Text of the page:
Nuclear workers offered retraining as Wylfa reactor shuts early

The Welsh government said help would be available for more than 1,200 staff at Wylfa and the former nuclear power plant at Trawsfynydd, Gwynedd.

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Nuclear industry workers will get career advice and re-training as part of a £4m scheme for north-west Wales.

It comes as the end of generating electricity at Wylfa Reactor 2 on Anglesey was brought forward by five days on Wednesday.

The Welsh government said help would be available for more than 1,200 staff at Wylfa and the former nuclear power plant at Trawsfynydd, Gwynedd.

Wylfa will stop generating in 2014, and Trawsfynydd is being decommissioned.

Originally Wylfa's Reactor 2 was due to be shut down on Monday 30 April, but it finished generating electricity on 25 April when the reactor was shutdown at 19:02 BST.

Power projects

Operators said the decision was taken after "an issue was identified with the plant, leading to the early shutdown of the reactor".

Start Quote

Helping the north-west Wales workforce prepare for the future... is essential to meet the challenges arising from structural change in the regional economy”

End Quote Edwina Hart AM Business Minister

The reactor's turbines were first synched to the grid in 1971 and have produced enough electricity in its lifetime to power two-thirds of the UK's total electricity demand for a year.

Last month two firms shelved plans to build a new nuclear power station at Wylfa.

E.On and RWE npower announced their decision to scrap the so-called Wylfa B power station, intended to operate from 2025, after a review.

The energy giants, who formed the joint venture Horizon, blamed problems raising finance for power projects and costs associated with decommissioning in Germany where the government abandoned nuclear power after the Fukushima disaster.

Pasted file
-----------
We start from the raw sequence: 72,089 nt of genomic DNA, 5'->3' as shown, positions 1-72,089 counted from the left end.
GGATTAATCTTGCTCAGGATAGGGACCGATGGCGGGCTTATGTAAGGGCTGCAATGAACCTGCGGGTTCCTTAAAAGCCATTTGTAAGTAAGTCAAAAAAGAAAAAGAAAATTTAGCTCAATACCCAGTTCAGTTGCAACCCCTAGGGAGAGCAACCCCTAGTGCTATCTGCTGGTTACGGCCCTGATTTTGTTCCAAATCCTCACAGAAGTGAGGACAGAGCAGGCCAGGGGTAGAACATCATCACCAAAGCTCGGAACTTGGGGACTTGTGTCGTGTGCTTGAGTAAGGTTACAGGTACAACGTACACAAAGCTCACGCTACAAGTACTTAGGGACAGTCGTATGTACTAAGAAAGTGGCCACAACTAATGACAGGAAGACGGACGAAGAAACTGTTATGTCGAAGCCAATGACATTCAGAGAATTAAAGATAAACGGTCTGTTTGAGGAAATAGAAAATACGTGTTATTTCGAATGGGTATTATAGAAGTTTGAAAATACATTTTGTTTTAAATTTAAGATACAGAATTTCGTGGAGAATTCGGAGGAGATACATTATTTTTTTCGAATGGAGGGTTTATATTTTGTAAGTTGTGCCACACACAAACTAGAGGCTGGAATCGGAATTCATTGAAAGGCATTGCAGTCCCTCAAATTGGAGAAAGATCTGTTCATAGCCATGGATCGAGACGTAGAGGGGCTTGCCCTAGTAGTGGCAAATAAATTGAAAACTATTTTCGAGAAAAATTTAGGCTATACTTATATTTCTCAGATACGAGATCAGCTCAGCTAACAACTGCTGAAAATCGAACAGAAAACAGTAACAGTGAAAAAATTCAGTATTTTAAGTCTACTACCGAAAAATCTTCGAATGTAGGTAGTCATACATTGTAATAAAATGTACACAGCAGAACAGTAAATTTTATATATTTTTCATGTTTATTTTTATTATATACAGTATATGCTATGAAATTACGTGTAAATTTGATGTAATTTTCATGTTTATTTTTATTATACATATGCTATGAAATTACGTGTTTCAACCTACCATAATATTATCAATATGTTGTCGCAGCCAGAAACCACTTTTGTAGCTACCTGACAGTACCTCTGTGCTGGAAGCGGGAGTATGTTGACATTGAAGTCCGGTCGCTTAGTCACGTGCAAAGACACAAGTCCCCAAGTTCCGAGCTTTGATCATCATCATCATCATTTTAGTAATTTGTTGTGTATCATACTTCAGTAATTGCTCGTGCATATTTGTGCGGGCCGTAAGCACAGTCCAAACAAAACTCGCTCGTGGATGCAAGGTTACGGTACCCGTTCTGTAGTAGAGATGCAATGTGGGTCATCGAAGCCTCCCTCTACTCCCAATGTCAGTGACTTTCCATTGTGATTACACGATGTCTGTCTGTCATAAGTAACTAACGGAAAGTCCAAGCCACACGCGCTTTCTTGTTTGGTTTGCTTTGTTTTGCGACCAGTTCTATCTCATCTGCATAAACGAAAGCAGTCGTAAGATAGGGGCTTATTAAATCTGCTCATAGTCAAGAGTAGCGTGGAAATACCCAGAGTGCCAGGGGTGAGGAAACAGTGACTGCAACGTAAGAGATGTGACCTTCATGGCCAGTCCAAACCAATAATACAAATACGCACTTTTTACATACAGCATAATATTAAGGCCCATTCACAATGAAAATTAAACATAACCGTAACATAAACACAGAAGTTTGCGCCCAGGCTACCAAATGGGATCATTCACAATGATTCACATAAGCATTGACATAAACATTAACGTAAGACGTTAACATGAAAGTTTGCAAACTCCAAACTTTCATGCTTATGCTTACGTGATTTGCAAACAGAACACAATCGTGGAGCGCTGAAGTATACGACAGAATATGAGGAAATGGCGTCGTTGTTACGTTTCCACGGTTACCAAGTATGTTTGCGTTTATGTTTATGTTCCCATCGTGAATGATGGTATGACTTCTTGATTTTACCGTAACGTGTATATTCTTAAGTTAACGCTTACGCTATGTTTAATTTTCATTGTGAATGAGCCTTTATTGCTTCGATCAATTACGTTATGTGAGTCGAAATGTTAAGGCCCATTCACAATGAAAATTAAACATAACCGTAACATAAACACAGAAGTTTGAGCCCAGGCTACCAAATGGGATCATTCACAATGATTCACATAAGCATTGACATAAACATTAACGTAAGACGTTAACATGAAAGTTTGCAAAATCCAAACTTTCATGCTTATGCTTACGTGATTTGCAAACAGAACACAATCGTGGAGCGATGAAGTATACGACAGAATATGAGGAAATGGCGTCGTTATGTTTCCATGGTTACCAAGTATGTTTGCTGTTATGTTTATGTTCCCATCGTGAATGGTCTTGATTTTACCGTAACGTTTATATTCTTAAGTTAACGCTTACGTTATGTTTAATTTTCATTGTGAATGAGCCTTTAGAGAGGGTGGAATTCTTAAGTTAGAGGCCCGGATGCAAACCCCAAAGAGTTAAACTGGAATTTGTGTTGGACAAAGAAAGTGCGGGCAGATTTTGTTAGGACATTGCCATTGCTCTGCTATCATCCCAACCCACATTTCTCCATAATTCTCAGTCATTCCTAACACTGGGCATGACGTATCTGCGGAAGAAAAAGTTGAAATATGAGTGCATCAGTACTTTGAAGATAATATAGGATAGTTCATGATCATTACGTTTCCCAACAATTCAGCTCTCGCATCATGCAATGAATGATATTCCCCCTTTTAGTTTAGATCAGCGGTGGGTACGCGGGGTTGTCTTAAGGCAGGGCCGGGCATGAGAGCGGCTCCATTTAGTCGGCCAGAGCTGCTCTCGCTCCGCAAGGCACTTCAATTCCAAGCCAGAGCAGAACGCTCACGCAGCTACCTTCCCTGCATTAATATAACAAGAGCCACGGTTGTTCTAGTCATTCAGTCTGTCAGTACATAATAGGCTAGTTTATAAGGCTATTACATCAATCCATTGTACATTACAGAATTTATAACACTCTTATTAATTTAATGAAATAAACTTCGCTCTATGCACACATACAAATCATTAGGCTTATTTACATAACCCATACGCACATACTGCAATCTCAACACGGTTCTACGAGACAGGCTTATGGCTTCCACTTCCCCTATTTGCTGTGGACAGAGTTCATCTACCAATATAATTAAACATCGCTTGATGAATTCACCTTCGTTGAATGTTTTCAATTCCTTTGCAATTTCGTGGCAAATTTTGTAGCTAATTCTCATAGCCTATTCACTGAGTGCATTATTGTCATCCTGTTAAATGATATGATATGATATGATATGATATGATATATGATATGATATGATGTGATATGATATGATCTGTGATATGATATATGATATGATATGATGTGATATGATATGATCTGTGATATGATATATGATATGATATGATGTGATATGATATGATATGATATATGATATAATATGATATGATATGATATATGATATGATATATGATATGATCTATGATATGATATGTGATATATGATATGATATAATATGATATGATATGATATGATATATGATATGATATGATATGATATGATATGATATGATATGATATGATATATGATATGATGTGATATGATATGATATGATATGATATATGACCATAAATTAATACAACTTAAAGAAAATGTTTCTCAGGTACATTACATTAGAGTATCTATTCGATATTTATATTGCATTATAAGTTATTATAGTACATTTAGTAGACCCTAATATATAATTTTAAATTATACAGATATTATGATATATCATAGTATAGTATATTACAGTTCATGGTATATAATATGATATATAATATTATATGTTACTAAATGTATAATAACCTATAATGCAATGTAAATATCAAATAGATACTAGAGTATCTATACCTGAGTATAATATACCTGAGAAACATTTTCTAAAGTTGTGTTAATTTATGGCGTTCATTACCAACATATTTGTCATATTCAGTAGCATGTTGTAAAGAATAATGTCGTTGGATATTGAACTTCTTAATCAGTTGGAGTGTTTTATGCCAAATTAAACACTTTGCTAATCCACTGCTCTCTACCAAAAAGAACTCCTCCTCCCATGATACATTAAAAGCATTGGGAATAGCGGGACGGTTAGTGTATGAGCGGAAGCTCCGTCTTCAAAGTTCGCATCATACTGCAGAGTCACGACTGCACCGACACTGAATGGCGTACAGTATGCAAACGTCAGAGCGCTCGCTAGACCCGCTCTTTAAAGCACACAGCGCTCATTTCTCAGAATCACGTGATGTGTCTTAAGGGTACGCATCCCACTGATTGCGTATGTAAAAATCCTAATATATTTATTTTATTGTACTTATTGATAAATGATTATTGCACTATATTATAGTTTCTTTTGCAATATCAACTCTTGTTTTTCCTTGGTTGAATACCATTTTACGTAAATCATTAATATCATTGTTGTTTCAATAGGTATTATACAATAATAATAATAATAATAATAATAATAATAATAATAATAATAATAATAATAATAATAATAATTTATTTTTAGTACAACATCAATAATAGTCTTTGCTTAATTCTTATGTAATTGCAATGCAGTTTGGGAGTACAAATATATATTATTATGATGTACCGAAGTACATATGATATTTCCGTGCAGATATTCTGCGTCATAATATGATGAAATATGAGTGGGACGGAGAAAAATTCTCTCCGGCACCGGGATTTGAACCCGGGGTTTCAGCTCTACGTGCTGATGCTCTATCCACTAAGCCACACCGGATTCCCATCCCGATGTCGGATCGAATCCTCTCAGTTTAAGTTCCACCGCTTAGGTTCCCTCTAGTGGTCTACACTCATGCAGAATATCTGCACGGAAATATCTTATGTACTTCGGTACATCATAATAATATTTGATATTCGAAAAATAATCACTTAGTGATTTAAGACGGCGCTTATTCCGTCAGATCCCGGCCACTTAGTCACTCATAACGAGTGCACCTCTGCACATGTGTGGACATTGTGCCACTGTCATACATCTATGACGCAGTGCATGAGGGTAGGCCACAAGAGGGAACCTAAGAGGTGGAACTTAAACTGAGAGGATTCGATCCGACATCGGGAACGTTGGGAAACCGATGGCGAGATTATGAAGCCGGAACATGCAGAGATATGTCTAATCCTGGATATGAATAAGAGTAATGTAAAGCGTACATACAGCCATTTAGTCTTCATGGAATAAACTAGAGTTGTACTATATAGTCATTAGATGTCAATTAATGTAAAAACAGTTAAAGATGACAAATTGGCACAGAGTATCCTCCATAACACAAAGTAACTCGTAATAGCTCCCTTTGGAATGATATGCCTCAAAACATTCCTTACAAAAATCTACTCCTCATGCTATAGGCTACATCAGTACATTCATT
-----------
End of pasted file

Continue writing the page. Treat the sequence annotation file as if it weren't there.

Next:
It has been reported that Russian state-owned nuclear operator Rosatom is interested in a bid to build a new reactor on the Wylfa site.

The Welsh government said the Shaping the Future project would help reduce the impact of winding down Wylfa and Trawsfynydd.

It is being paid for with £2.3m of EU money through the Welsh government and £1.2m from the Nuclear Decommissioning Authority. Additional funds will come from Gwynedd and Isle of Anglesey councils.

'Scarce and sought after'

Business Minister Edwina Hart said: "Helping the north-west Wales workforce prepare for the future, grasp new opportunities and secure sustainable, alternative employment is essential to meet the challenges arising from structural change in the regional economy.

Start Quote

At a time of national and global shortages in key technical skills and engineering expertise, north-west Wales offers a unique concentration of scarce and sought after skills for employers to tap into”

End Quote Judy Craske Training project director

"Our use of EU and other funding demonstrates how we can back up our tailor-made policies with resources to support our ambition to secure a highly skilled and adaptable workforce for a modern economy."

One-to-one mentoring will be on offer, with participants in the scheme getting individual action plans to address the skills they need.

Training programmes to help people into new jobs or to start up their own businesses in the area will be provided.

The project's director, Judy Craske, said it showed how the public and private sectors can deal with "structural employment shifts and boost the diversity of regional economies".

"At a time of national and global shortages in key technical skills and engineering expertise, north-west Wales offers a unique concentration of scarce and sought after skills for employers to tap into," she said.

Reactor 2 at Wylfa, which began operating in 1971, will stop producing electricity on 30 April. The remaining Reactor 1 can operate until 2014.

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